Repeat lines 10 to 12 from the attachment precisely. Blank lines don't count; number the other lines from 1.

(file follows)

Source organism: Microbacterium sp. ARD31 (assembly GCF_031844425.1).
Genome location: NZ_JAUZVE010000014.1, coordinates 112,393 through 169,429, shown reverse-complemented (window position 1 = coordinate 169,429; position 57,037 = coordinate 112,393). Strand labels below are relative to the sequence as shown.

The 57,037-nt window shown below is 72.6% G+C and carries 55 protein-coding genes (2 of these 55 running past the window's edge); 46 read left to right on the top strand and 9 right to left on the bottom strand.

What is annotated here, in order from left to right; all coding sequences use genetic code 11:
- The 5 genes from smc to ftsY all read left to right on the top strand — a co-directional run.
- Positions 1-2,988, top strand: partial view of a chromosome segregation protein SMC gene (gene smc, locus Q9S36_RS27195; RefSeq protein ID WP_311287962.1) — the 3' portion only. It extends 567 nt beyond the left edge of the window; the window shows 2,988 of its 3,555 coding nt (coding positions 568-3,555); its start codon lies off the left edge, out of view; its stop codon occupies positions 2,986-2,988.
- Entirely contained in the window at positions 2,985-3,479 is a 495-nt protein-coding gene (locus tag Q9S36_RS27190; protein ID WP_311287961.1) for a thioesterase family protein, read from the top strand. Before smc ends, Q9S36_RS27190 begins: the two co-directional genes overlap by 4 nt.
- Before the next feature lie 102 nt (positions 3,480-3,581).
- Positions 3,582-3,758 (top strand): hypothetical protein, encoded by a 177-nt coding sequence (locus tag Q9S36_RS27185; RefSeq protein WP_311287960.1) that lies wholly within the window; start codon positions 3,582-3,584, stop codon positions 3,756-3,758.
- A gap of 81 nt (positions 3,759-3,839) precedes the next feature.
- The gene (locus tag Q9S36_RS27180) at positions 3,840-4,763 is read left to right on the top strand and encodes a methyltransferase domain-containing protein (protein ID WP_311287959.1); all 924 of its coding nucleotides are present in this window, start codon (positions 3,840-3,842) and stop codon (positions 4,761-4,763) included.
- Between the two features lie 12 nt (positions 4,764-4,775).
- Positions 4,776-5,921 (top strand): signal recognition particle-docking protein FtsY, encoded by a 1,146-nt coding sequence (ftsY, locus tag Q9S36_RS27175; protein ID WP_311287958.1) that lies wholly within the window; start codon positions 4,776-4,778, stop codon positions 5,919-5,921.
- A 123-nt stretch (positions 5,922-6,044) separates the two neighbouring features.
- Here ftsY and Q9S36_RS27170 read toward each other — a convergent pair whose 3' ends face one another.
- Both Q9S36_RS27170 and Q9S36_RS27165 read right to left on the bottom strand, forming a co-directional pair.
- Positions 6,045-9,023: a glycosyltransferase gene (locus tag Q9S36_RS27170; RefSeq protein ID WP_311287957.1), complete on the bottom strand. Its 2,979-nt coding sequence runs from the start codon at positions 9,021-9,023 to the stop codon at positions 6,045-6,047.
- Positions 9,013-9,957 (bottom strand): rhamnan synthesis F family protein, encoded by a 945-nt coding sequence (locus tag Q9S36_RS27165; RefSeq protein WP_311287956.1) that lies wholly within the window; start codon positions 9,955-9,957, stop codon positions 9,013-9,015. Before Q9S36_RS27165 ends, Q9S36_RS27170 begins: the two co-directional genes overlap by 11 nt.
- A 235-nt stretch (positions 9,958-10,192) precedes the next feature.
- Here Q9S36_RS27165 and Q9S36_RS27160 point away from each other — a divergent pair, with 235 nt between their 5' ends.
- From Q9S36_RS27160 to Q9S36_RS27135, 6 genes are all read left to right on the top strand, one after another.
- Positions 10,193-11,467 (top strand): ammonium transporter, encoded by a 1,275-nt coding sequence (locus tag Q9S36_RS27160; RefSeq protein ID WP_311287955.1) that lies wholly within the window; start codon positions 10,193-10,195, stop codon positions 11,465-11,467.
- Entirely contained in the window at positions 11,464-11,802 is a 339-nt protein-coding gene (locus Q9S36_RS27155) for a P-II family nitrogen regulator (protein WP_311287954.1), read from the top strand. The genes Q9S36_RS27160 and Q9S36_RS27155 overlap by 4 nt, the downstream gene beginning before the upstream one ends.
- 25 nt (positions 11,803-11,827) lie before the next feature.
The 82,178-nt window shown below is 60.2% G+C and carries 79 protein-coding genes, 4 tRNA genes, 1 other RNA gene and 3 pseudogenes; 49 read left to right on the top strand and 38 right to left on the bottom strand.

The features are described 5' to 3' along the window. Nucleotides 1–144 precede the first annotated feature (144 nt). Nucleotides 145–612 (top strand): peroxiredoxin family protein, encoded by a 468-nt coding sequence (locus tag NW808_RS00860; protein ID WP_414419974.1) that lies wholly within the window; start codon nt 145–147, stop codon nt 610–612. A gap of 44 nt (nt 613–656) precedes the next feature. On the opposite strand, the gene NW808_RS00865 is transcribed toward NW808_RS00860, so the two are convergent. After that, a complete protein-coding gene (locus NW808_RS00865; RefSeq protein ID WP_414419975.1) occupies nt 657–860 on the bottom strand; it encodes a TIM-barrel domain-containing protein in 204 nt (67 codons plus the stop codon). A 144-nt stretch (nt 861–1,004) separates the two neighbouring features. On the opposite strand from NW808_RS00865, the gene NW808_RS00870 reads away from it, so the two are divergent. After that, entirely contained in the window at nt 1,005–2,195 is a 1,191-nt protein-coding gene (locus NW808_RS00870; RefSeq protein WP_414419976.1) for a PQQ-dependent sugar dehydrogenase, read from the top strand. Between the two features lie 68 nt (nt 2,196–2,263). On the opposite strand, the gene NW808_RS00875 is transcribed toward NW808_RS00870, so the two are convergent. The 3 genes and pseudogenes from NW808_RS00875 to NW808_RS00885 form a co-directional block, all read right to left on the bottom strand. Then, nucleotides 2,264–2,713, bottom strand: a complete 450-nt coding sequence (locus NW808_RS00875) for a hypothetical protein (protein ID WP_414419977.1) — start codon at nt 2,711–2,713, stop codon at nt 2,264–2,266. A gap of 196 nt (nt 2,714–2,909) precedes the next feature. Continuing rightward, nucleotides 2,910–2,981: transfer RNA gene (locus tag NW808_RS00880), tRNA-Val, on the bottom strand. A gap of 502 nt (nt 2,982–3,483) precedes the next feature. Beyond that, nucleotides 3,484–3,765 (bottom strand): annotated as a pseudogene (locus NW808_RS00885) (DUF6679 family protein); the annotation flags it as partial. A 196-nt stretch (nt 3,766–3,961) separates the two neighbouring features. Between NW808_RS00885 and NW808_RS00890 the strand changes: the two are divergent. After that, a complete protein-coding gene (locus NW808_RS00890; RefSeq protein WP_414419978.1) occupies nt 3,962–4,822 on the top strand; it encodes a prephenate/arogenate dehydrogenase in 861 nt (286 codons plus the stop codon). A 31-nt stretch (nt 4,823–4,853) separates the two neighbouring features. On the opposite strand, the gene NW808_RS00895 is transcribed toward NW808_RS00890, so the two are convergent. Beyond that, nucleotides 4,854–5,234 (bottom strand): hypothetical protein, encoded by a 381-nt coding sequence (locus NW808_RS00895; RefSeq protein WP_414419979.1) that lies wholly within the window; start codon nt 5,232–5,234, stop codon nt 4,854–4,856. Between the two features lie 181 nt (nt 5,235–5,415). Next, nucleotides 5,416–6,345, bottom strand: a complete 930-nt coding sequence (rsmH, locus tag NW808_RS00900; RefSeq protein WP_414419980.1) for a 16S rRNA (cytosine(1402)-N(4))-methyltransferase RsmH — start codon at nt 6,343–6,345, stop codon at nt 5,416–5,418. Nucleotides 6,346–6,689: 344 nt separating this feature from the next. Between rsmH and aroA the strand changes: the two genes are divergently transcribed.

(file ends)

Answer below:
- A gap of 81 nt (positions 3,759-3,839) precedes the next feature.
- The gene (locus tag Q9S36_RS27180) at positions 3,840-4,763 is read left to right on the top strand and encodes a methyltransferase domain-containing protein (protein ID WP_311287959.1); all 924 of its coding nucleotides are present in this window, start codon (positions 3,840-3,842) and stop codon (positions 4,761-4,763) included.
- Between the two features lie 12 nt (positions 4,764-4,775).